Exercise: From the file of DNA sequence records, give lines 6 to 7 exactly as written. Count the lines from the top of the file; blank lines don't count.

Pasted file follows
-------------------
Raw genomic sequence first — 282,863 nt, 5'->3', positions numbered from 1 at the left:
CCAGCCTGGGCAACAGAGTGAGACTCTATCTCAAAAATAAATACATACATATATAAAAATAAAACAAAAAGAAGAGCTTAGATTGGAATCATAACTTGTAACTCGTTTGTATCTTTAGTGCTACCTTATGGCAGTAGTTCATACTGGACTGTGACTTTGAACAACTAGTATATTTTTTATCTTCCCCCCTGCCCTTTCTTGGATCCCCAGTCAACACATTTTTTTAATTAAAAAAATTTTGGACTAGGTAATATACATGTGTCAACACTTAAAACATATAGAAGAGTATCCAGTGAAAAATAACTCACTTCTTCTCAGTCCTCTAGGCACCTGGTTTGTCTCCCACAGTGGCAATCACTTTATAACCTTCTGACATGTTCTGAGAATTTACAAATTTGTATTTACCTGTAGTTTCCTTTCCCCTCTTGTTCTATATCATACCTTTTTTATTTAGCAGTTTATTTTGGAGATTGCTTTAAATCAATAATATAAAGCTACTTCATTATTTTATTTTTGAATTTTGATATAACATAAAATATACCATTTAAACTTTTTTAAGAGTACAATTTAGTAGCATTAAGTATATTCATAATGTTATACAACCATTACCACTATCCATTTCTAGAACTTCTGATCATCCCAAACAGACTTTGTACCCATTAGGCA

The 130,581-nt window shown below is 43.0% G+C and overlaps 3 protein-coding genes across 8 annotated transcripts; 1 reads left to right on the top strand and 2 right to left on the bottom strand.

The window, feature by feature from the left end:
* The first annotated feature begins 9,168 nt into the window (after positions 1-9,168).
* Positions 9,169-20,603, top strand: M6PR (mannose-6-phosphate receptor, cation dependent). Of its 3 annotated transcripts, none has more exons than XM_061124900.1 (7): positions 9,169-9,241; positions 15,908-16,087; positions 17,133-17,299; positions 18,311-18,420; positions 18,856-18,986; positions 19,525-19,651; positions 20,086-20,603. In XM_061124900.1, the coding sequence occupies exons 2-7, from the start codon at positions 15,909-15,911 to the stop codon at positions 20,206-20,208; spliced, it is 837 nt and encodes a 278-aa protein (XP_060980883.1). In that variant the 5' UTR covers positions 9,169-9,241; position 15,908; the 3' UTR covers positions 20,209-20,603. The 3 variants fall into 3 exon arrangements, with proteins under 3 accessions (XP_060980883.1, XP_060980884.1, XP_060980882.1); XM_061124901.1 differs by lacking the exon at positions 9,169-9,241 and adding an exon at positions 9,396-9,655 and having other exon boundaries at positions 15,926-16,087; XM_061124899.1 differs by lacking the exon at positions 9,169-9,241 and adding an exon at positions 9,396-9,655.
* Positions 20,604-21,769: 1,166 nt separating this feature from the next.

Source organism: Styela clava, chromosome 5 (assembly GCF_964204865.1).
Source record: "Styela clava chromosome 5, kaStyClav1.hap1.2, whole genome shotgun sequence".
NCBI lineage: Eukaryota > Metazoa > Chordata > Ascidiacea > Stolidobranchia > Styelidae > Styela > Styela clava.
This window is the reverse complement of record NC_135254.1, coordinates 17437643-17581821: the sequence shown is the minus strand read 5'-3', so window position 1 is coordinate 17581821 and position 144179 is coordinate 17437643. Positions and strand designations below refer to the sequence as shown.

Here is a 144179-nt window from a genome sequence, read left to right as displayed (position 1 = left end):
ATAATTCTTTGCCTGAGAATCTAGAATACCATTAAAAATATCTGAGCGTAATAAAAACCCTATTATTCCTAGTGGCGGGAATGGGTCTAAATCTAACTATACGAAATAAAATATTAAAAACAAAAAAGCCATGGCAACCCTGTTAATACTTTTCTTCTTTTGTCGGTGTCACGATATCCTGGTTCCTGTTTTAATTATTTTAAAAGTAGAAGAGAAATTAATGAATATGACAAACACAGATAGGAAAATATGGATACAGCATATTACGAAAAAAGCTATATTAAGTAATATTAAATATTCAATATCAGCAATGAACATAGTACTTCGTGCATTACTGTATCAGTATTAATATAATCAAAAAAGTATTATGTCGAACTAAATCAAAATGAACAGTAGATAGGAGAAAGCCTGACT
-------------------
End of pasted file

* Positions 9,169-20,603, top strand: M6PR (mannose-6-phosphate receptor, cation dependent). Of its 3 annotated transcripts, none has more exons than XM_061124900.1 (7): positions 9,169-9,241; positions 15,908-16,087; positions 17,133-17,299; positions 18,311-18,420; positions 18,856-18,986; positions 19,525-19,651; positions 20,086-20,603. In XM_061124900.1, the coding sequence occupies exons 2-7, from the start codon at positions 15,909-15,911 to the stop codon at positions 20,206-20,208; spliced, it is 837 nt and encodes a 278-aa protein (XP_060980883.1). In that variant the 5' UTR covers positions 9,169-9,241; position 15,908; the 3' UTR covers positions 20,209-20,603. The 3 variants fall into 3 exon arrangements, with proteins under 3 accessions (XP_060980883.1, XP_060980884.1, XP_060980882.1); XM_061124901.1 differs by lacking the exon at positions 9,169-9,241 and adding an exon at positions 9,396-9,655 and having other exon boundaries at positions 15,926-16,087; XM_061124899.1 differs by lacking the exon at positions 9,169-9,241 and adding an exon at positions 9,396-9,655.
* Positions 20,604-21,769: 1,166 nt separating this feature from the next.